#AWP19 Featured Presenter Q&A with Marcelo Hernandez Castillo
AWP | January 2019
Event Title: Consequences of Silence, Sponsored by Blue Flower Arts
Description: As poets, we love language—and fight with it. Language (in the mouth, on the page) is one way humans can experience and express the world: not only words on a page, but a bodily feeling as one speaks and hears poetry. These are ways language creates meaning, and helps us define ourselves and belong. The illusion of belonging is when language fails us: draws us in, but holds us at a distance. True belonging is when language connects us across time, languages, cultures, and emotional divides.
Participants: Marcelo Hernandez Castillo, Simon Armitage, Samiya Bashir, Camille Dungy
Location: Oregon Ballroom 201-202, Oregon Convention Center, Level 2
Date & Time: Thursday, March 28, 4:30 p.m. to 5:45 p.m.
What are some of the conference events or bookfair exhibitors you look forward to seeing at AWP?
I always love the offsite events and packing elbow to elbow into a sweaty basement somewhere. It can be a toss-up if there’s no mic and no one can hear the reader, or someone decides to read their 30-minute epic, but I like the ruckus.
If you’ve been to an AWP before, what is your favorite conference memory?
My favorite conference memory would probably be during AWP LA. Every year me and a group of close friends have started a tradition to room together which is just an excuse to gossip, reminisce, and sometimes do the important work of healing each other’s wounds we carried back from our respective homes in different parts of the country. During LA, I felt especially hurt and was overcome with grief. Beneath the warm California sun in the backyard of our weekend rental, sitting on lounge chairs and sipping on mojitos and palomas, I restored myself in the company of people who I loved but who I was sad that I only saw once a year. I never thought I could sunburn until that day. That’s how long we were out there. It was magical.
What book or books that you’ve read over the last year would you most highly recommend?
I’ve really enjoyed Sandra Simonds’s book Orlando from Wave Books, which opens with a long dreamlike meditation on the city but also a city embodied. CAConrad’s While Standing In Line For Death was great as well, also from Wave Books. I really loved Lily Hoang’s A Bestiary, from Cleveland State University Poetry Center, which is a lyrical nonfiction book broken up into what I can only call short observations/lyric prose essays such as “On Catastrophe,” and “On Measurement.” There’s a nonfiction book out from City Lights books by Todd Miller called Storming the Wall: Climate Change, Migration, and Homeland Security, that changed so much of what I thought about surveillance, borders, the refugee crisis, and their intersections with climate change. I liked a lot of other books but another one I came back to this year and one I taught again was Carolina Ebeid’s You Ask Me to Talk About the Interior. I think it’s going to be a modern classic.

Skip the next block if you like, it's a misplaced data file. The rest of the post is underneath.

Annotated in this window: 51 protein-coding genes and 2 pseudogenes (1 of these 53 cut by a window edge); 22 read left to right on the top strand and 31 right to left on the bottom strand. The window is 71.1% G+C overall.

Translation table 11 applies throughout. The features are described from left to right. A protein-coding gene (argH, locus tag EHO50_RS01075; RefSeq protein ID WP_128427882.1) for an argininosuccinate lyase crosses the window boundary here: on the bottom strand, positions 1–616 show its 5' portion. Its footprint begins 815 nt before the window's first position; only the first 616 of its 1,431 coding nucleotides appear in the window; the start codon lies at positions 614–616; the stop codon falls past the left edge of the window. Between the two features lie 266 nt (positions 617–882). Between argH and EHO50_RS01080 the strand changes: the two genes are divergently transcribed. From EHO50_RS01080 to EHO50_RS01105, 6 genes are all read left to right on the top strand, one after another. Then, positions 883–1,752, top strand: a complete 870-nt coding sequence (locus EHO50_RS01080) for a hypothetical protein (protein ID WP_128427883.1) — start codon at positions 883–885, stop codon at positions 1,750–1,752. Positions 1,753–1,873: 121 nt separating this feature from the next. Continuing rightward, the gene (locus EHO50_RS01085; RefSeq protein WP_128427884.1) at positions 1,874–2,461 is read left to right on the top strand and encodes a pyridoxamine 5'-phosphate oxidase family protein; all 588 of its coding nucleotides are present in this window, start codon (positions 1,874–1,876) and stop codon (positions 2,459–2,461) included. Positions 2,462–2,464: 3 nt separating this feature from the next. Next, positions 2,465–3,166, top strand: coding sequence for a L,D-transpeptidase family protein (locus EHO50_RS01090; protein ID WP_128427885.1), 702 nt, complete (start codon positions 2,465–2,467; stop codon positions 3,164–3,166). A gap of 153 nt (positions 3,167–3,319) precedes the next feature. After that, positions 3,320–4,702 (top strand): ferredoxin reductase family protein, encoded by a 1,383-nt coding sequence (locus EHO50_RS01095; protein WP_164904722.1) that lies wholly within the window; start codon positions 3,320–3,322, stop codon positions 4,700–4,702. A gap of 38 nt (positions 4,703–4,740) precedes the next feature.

Has public funding for the arts made a difference in your life and career as a writer?
In a way, indirectly, you could say the majority of my career has been made possible thanks to public funding for the arts. But more specifically it has made a difference in where I have chosen to live and what I have chosen to do with my life here. I work with the local Yuba-Sutter Arts Council in my Northern California town of Marysville that has a population of about 12,000 people and we receive a tiny amount of state funding to bring literature to the community. I teach poetry at the local juvenile hall and at a few alternative high schools and will lead the county’s top candidates to the statewide Poetry Out Loud competition. It’s a new role that I’m playing: the one in which I am providing the programming for others and it’s very rewarding. But in terms of how that affects my own writing and my own career, it means that I am relatively isolated from the literary world. Which, to be honest, is a gift at times, it’s liberating. I’ve thought of moving to a larger city but I think I’ve made a peaceful life for myself here. I have my own large study where I write and the landscape here has really affected where my writing has taken me for my next book. Being able to benefit from these public funds and living a somewhat quiet, yet fulfilling life teaching small workshops for at-risk youth has been a true blessing. It’s tragic how many cuts there have been to arts programs and I hope I can continue this course for at least a few more years for as long as there’s funding.
If you could run into any author, contemporary or historical, at #AWP19, who would it be and what would you talk about?
If I could choose to run into any author, I would choose to see C.D. Wright just one more time. She left so suddenly. She was the first person to get me involved in literary translation, which led me to discover a part of myself and the language of my birth that I had kept hidden for so many years. We were translating a book together when she passed. I miss her a lot.
If you’ve been to Portland before, what places do you recommend that our attendees visit?
I’ve actually never been to Portland even though I live on the west coast so I’m really excited to explore the city myself.
Marcelo Hernandez Castillo is a poet, essayist, and translator. He is the author of Cenzontle (winner of the A. Poulin, Jr. Prize), Dulce, and Children of the Land. A CantoMundo Fellow, he cofounded the Undocupoets campaign.